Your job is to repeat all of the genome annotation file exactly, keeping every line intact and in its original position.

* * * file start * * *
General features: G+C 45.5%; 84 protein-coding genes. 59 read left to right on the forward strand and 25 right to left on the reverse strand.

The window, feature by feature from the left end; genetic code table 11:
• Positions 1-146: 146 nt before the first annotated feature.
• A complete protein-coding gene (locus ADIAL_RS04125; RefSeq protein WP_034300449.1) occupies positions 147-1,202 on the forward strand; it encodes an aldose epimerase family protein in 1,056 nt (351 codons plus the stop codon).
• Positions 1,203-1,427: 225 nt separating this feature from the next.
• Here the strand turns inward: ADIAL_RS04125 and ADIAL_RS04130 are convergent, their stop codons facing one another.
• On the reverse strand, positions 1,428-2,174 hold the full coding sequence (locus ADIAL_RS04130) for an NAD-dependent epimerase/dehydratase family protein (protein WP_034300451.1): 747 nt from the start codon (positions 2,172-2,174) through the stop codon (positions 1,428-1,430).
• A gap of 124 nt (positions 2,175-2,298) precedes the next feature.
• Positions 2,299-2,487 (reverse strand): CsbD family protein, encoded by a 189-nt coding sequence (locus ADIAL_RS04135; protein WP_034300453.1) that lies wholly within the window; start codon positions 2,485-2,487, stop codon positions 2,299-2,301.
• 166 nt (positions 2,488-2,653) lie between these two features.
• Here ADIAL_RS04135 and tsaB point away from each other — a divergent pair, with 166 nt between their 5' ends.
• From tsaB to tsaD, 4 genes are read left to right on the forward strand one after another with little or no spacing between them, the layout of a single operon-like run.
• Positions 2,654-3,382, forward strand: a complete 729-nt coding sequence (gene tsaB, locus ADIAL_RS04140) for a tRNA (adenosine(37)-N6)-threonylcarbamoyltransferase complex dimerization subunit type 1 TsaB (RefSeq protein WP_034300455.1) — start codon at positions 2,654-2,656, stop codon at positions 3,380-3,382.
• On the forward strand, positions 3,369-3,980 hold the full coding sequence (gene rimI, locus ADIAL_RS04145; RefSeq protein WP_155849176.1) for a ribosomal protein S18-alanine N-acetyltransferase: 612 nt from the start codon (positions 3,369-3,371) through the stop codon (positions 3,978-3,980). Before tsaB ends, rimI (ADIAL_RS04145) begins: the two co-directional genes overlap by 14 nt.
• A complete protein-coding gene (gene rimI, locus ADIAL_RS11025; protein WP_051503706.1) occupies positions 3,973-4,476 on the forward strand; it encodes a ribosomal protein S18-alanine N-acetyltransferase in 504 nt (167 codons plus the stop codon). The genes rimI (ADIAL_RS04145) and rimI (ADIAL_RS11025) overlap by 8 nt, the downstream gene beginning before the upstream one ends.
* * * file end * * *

General features: G+C 45.5%; 84 protein-coding genes. 59 read left to right on the forward strand and 25 right to left on the reverse strand.

The window, feature by feature from the left end; genetic code table 11:
• Positions 1-146: 146 nt before the first annotated feature.
• A complete protein-coding gene (locus ADIAL_RS04125; RefSeq protein WP_034300449.1) occupies positions 147-1,202 on the forward strand; it encodes an aldose epimerase family protein in 1,056 nt (351 codons plus the stop codon).
• Positions 1,203-1,427: 225 nt separating this feature from the next.
• Here the strand turns inward: ADIAL_RS04125 and ADIAL_RS04130 are convergent, their stop codons facing one another.
• On the reverse strand, positions 1,428-2,174 hold the full coding sequence (locus ADIAL_RS04130) for an NAD-dependent epimerase/dehydratase family protein (protein WP_034300451.1): 747 nt from the start codon (positions 2,172-2,174) through the stop codon (positions 1,428-1,430).
• A gap of 124 nt (positions 2,175-2,298) precedes the next feature.
• Positions 2,299-2,487 (reverse strand): CsbD family protein, encoded by a 189-nt coding sequence (locus ADIAL_RS04135; protein WP_034300453.1) that lies wholly within the window; start codon positions 2,485-2,487, stop codon positions 2,299-2,301.
• 166 nt (positions 2,488-2,653) lie between these two features.
• Here ADIAL_RS04135 and tsaB point away from each other — a divergent pair, with 166 nt between their 5' ends.
• From tsaB to tsaD, 4 genes are read left to right on the forward strand one after another with little or no spacing between them, the layout of a single operon-like run.
• Positions 2,654-3,382, forward strand: a complete 729-nt coding sequence (gene tsaB, locus ADIAL_RS04140) for a tRNA (adenosine(37)-N6)-threonylcarbamoyltransferase complex dimerization subunit type 1 TsaB (RefSeq protein WP_034300455.1) — start codon at positions 2,654-2,656, stop codon at positions 3,380-3,382.
• On the forward strand, positions 3,369-3,980 hold the full coding sequence (gene rimI, locus ADIAL_RS04145; RefSeq protein WP_155849176.1) for a ribosomal protein S18-alanine N-acetyltransferase: 612 nt from the start codon (positions 3,369-3,371) through the stop codon (positions 3,978-3,980). Before tsaB ends, rimI (ADIAL_RS04145) begins: the two co-directional genes overlap by 14 nt.
• A complete protein-coding gene (gene rimI, locus ADIAL_RS11025; protein WP_051503706.1) occupies positions 3,973-4,476 on the forward strand; it encodes a ribosomal protein S18-alanine N-acetyltransferase in 504 nt (167 codons plus the stop codon). The genes rimI (ADIAL_RS04145) and rimI (ADIAL_RS11025) overlap by 8 nt, the downstream gene beginning before the upstream one ends.